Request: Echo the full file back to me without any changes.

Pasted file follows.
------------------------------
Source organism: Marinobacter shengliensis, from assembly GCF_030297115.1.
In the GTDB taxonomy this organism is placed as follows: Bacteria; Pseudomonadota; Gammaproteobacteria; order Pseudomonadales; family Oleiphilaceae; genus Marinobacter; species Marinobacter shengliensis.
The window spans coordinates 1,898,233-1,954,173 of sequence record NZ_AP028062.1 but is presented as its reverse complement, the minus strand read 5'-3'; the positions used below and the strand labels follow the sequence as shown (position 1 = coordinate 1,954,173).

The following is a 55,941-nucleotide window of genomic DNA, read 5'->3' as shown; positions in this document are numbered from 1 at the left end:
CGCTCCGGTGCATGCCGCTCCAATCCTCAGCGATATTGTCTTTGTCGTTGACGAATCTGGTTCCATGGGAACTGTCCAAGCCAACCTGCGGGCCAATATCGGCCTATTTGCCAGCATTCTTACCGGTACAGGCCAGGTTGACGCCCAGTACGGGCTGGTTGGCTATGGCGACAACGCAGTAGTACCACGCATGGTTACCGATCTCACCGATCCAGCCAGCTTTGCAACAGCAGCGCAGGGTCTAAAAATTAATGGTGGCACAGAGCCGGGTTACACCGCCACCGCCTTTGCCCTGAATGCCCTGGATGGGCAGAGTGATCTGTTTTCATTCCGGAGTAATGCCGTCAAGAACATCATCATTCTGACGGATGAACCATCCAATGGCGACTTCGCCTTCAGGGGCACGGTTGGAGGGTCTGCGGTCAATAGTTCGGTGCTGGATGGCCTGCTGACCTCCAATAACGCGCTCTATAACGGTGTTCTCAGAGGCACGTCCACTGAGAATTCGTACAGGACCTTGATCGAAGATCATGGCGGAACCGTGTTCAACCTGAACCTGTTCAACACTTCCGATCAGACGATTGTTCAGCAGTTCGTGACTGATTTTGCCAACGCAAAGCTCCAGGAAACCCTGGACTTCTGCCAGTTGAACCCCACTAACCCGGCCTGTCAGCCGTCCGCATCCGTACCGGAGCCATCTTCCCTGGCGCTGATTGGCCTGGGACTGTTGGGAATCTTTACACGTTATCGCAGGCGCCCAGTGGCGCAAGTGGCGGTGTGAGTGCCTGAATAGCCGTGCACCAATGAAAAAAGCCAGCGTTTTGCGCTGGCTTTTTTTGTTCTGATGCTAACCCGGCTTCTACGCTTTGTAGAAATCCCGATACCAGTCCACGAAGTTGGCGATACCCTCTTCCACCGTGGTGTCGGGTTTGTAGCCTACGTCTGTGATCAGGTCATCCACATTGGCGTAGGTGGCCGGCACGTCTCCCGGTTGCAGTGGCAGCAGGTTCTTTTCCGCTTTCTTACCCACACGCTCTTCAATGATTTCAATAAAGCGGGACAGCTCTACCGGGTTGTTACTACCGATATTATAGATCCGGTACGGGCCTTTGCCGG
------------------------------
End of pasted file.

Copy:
Source organism: Marinobacter shengliensis, from assembly GCF_030297115.1.
In the GTDB taxonomy this organism is placed as follows: Bacteria; Pseudomonadota; Gammaproteobacteria; order Pseudomonadales; family Oleiphilaceae; genus Marinobacter; species Marinobacter shengliensis.
The window spans coordinates 1,898,233-1,954,173 of sequence record NZ_AP028062.1 but is presented as its reverse complement, the minus strand read 5'-3'; the positions used below and the strand labels follow the sequence as shown (position 1 = coordinate 1,954,173).

The following is a 55,941-nucleotide window of genomic DNA, read 5'->3' as shown; positions in this document are numbered from 1 at the left end:
CGCTCCGGTGCATGCCGCTCCAATCCTCAGCGATATTGTCTTTGTCGTTGACGAATCTGGTTCCATGGGAACTGTCCAAGCCAACCTGCGGGCCAATATCGGCCTATTTGCCAGCATTCTTACCGGTACAGGCCAGGTTGACGCCCAGTACGGGCTGGTTGGCTATGGCGACAACGCAGTAGTACCACGCATGGTTACCGATCTCACCGATCCAGCCAGCTTTGCAACAGCAGCGCAGGGTCTAAAAATTAATGGTGGCACAGAGCCGGGTTACACCGCCACCGCCTTTGCCCTGAATGCCCTGGATGGGCAGAGTGATCTGTTTTCATTCCGGAGTAATGCCGTCAAGAACATCATCATTCTGACGGATGAACCATCCAATGGCGACTTCGCCTTCAGGGGCACGGTTGGAGGGTCTGCGGTCAATAGTTCGGTGCTGGATGGCCTGCTGACCTCCAATAACGCGCTCTATAACGGTGTTCTCAGAGGCACGTCCACTGAGAATTCGTACAGGACCTTGATCGAAGATCATGGCGGAACCGTGTTCAACCTGAACCTGTTCAACACTTCCGATCAGACGATTGTTCAGCAGTTCGTGACTGATTTTGCCAACGCAAAGCTCCAGGAAACCCTGGACTTCTGCCAGTTGAACCCCACTAACCCGGCCTGTCAGCCGTCCGCATCCGTACCGGAGCCATCTTCCCTGGCGCTGATTGGCCTGGGACTGTTGGGAATCTTTACACGTTATCGCAGGCGCCCAGTGGCGCAAGTGGCGGTGTGAGTGCCTGAATAGCCGTGCACCAATGAAAAAAGCCAGCGTTTTGCGCTGGCTTTTTTTGTTCTGATGCTAACCCGGCTTCTACGCTTTGTAGAAATCCCGATACCAGTCCACGAAGTTGGCGATACCCTCTTCCACCGTGGTGTCGGGTTTGTAGCCTACGTCTGTGATCAGGTCATCCACATTGGCGTAGGTGGCCGGCACGTCTCCCGGTTGCAGTGGCAGCAGGTTCTTTTCCGCTTTCTTACCCACACGCTCTTCAATGATTTCAATAAAGCGGGACAGCTCTACCGGGTTGTTACTACCGATATTATAGATCCGGTACGGGCCTTTGCCGG